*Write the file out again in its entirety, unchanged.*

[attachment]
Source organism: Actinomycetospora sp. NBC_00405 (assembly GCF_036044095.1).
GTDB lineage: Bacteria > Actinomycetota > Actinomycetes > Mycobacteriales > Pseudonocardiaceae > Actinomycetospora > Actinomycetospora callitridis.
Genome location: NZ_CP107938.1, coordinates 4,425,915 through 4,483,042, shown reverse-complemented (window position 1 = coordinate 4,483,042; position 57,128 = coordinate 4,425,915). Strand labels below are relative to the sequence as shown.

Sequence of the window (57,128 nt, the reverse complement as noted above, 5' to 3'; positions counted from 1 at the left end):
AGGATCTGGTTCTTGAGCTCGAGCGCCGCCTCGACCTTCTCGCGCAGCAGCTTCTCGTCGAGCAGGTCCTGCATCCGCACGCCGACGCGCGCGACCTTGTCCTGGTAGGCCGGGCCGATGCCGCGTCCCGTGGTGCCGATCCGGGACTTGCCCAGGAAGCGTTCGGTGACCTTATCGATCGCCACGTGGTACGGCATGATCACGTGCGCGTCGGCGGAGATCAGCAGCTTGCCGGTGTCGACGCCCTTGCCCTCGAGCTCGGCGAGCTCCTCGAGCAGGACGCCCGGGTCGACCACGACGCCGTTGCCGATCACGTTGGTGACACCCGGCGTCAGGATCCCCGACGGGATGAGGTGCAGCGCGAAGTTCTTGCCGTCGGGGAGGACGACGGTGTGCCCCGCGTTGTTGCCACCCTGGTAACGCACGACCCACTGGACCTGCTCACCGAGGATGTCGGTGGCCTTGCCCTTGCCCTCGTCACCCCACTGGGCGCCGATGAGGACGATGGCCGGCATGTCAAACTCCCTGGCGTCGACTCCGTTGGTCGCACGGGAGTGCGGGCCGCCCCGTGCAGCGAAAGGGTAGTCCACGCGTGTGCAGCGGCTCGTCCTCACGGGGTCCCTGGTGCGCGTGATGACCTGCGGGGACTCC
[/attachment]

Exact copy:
Source organism: Actinomycetospora sp. NBC_00405 (assembly GCF_036044095.1).
GTDB lineage: Bacteria > Actinomycetota > Actinomycetes > Mycobacteriales > Pseudonocardiaceae > Actinomycetospora > Actinomycetospora callitridis.
Genome location: NZ_CP107938.1, coordinates 4,425,915 through 4,483,042, shown reverse-complemented (window position 1 = coordinate 4,483,042; position 57,128 = coordinate 4,425,915). Strand labels below are relative to the sequence as shown.

Sequence of the window (57,128 nt, the reverse complement as noted above, 5' to 3'; positions counted from 1 at the left end):
AGGATCTGGTTCTTGAGCTCGAGCGCCGCCTCGACCTTCTCGCGCAGCAGCTTCTCGTCGAGCAGGTCCTGCATCCGCACGCCGACGCGCGCGACCTTGTCCTGGTAGGCCGGGCCGATGCCGCGTCCCGTGGTGCCGATCCGGGACTTGCCCAGGAAGCGTTCGGTGACCTTATCGATCGCCACGTGGTACGGCATGATCACGTGCGCGTCGGCGGAGATCAGCAGCTTGCCGGTGTCGACGCCCTTGCCCTCGAGCTCGGCGAGCTCCTCGAGCAGGACGCCCGGGTCGACCACGACGCCGTTGCCGATCACGTTGGTGACACCCGGCGTCAGGATCCCCGACGGGATGAGGTGCAGCGCGAAGTTCTTGCCGTCGGGGAGGACGACGGTGTGCCCCGCGTTGTTGCCACCCTGGTAACGCACGACCCACTGGACCTGCTCACCGAGGATGTCGGTGGCCTTGCCCTTGCCCTCGTCACCCCACTGGGCGCCGATGAGGACGATGGCCGGCATGTCAAACTCCCTGGCGTCGACTCCGTTGGTCGCACGGGAGTGCGGGCCGCCCCGTGCAGCGAAAGGGTAGTCCACGCGTGTGCAGCGGCTCGTCCTCACGGGGTCCCTGGTGCGCGTGATGACCTGCGGGGACTCC